I’ve still got my Lutheran gold and enamel pins for 5 years perfect Sunday school attendance from when we lived in DeSoto back in the early 50’s.  I liked the church–the building that is.  To a young child it was a large cavernous space.  Much bigger than our barn and that was big.  I liked the wooden floors and pews,  the vaulted ceiling, the candelabra’s, the velvet drapery and the robes and vestments of our minister, Pastor West.  And most of all I liked the giant windows.  Everything was refined compared to home and our pastor was warm and friendly and smiled a lot.  The hymns were beautiful and familiar and it felt good to sing along with the choir and the organ.  I liked church service more than Sunday School, probably because I didn’t know how to act (as they say) with other little kids.  Or maybe it was because they all prayed at home at mealtime and at bedtime and we didn’t and I was ashamed of that. We didn’t seem good enough.  And their moms or dads tucked them in at night.  Not like what mom or dad did in our house.  It was scary too because I sometimes didn’t know the answers to the teacher’s questions about the Bible stores.  I’d get throat-lock and turn white.  And especially so after the time I questioned the teacher about essentially the reliability of the written history, though I couldn’t possibly have characterized it that way.   My amazement was that we could know for sure that the stories of the Bible were true–how could we possibly know, it was so long ago?  The second time she had to tell me “We know it is all true because the Bible tells us so”, she was visibly angry with me.  I wished my throat had just locked-up before I ever asked the question.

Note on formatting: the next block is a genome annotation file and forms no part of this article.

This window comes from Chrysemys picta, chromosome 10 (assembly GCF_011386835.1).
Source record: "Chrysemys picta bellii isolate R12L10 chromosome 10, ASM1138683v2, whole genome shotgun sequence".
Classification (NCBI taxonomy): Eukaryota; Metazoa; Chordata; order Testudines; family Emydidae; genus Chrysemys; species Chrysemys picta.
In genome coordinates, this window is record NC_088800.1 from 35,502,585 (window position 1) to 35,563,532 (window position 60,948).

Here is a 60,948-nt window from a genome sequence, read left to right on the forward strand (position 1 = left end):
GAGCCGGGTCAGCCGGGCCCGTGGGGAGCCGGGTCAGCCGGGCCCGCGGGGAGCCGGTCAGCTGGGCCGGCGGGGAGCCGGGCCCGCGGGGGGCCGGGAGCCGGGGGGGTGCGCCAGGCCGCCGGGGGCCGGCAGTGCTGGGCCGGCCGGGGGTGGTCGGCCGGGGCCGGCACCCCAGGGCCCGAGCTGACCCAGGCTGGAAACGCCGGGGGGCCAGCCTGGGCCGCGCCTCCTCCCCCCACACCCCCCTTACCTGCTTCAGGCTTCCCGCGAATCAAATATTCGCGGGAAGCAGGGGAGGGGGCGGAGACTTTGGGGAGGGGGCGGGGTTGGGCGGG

After we moved to Carbondale in 1957 Mom joined a new church and mostly just she and I went for a couple of years.  I don’t remember the others attending much.  In the beginning the congregation met in a hall on Jackson St–either in a funeral parlor or next to one.  Later a chapel was built on Chatauqua, up the street from our house.  The space was small and uninspired.  We soon quit attending at all.  It may have been because mom volunteered to make the red velvet drapes for the altar and they didn’t turn out well.  She thought the project would be a cinch because she had worked in a glove factory and a dress factory, but she had no experience with velvet.  It gave her fits and she’d cuss the “god-damned velvet” for crawling around.  Maybe she cursed so much over them that it made bad vibes for her when they were hung.  Or more likely, some smart-ass bitch in the congregation that knew she was better than mom made some cutting remark and mom slunk away.  Her self-esteem never blossomed , indeed it was always in danger of extinction.    Of course, Mom said she quit going to church because dad wouldn’t give her more than $3 or $4 or $10 or whatever it was for the collection plate.

But Christ wasn’t really in our Christmas growing up.  We always had a big tree with lots of big lights, multi-colored for the early years and all blue mid-size bulbs for my teen years.  And lots of icicles and colored glass balls. Decorating the Christmas tree was just about the most fun thing that happened in our house all year and though I was the youngest I usually did it alone.  The anticipation could make me tingle.  In a lot of ways it was better than opening the gifts on Christmas morning.  It seems there were often disappointments with that.  And then there was lots of special food.  Thanksgiving and Christmas were the only times during the year that we had turkey and dressing, fruitcake and frozen fruit salad.  So growing up Christmas was about the tree and gifts and food.  For our family it had little to do with celebrating the birth of Jesus.